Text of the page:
Data from: Life-history and behavioral trait covariation across 3 years in Temnothorax ants
Bengston, Sarah E. (2018), Data from: Life-history and behavioral trait covariation across 3 years in Temnothorax ants, Dryad, Dataset, https://doi.org/10.5061/dryad.5bn554h
Consistent among- individual differences in behavior have been described in numerous taxa. More recently, the hypothesis that such behavioral variation may also correlate to life-history traits, such as investment in current or future reproduction, has been proposed as a potential explanation for why variation is maintained among and within populations. A continual challenge in measuring the integration of these traits, or the Pace – of – Life Syndrome, is to find a reliable and quantifiable proxy for energy allocation between reproduction and self-maintenance. Here, I address this challenge using the eusocial insects, Temnothorax ants, in a common garden experiment to directly quantify energy allocation by tracking the number of sterile workers (somatic effort) and winged reproductive ants (reproductive effort) produced across years. I use colonies collected from populations previously demonstrated to show significant differences in a risk-tolerance behavioral syndrome. I provide an empirical test of the Pace – Of – Life Syndrome hypothesis between two populations of Temnothorax ants over three years. I find strong evidence for a Pace – Of – Life Syndrome between populations and weaker, but present support for a within population POLS. More risk-tolerant populations also allocate more energy towards reproduction and grow faster across years. This study then emphasizes the value of a more holistic study of among-individual variation. Additionally, it suggests more research is needed on understanding how and why traits may correlate in some populations, but remain independent in others.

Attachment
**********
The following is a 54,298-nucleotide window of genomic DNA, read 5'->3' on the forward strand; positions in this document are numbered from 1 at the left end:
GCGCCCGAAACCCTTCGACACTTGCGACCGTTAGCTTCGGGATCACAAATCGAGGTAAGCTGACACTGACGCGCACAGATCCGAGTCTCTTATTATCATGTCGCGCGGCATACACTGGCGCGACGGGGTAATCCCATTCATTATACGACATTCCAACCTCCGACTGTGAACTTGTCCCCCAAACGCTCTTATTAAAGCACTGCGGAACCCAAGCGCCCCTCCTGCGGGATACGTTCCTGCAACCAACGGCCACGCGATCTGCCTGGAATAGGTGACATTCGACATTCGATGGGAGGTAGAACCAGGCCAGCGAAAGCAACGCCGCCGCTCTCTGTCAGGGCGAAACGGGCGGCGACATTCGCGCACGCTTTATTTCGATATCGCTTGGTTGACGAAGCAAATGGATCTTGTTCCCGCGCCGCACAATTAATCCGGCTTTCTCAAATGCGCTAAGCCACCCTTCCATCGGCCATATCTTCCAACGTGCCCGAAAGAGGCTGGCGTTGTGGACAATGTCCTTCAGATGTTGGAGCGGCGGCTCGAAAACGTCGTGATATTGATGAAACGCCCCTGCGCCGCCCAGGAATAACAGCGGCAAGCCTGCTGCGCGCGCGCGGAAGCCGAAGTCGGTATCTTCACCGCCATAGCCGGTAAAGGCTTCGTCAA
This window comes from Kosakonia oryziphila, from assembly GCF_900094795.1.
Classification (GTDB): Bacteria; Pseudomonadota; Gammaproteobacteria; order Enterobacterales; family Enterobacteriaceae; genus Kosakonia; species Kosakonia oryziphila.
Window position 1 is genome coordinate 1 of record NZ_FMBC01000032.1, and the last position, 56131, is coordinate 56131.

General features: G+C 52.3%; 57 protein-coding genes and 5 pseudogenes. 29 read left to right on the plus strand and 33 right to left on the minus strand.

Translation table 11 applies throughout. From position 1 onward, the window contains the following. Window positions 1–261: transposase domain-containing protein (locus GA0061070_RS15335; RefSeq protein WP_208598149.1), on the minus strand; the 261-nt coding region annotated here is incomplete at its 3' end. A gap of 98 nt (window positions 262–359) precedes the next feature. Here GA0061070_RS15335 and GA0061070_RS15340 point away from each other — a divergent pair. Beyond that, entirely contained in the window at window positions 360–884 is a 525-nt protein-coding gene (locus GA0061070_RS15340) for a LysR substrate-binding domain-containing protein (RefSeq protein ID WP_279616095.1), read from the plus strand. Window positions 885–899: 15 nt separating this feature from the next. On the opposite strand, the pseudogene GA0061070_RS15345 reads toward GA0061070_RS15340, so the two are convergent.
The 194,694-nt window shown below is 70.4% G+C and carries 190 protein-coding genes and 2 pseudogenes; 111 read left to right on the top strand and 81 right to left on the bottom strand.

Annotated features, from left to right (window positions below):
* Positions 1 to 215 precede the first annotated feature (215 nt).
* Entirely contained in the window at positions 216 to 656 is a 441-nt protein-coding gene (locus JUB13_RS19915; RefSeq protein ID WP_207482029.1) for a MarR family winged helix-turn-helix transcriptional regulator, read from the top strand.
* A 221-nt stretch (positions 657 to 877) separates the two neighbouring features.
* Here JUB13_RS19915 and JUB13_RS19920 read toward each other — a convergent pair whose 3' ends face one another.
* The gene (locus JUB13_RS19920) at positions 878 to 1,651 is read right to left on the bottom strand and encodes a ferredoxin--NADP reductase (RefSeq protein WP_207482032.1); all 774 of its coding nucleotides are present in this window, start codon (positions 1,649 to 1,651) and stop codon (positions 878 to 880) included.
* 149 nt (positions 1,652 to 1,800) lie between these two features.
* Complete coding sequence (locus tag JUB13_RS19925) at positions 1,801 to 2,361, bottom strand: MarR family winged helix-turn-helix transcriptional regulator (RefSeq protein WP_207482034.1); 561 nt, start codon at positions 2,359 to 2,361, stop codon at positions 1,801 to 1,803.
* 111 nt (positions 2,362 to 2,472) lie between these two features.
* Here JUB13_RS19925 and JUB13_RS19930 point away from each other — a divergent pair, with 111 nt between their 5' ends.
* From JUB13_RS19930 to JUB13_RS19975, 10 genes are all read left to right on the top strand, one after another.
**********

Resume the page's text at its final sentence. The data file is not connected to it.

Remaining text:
National Science Foundation, Award: DBI-1523923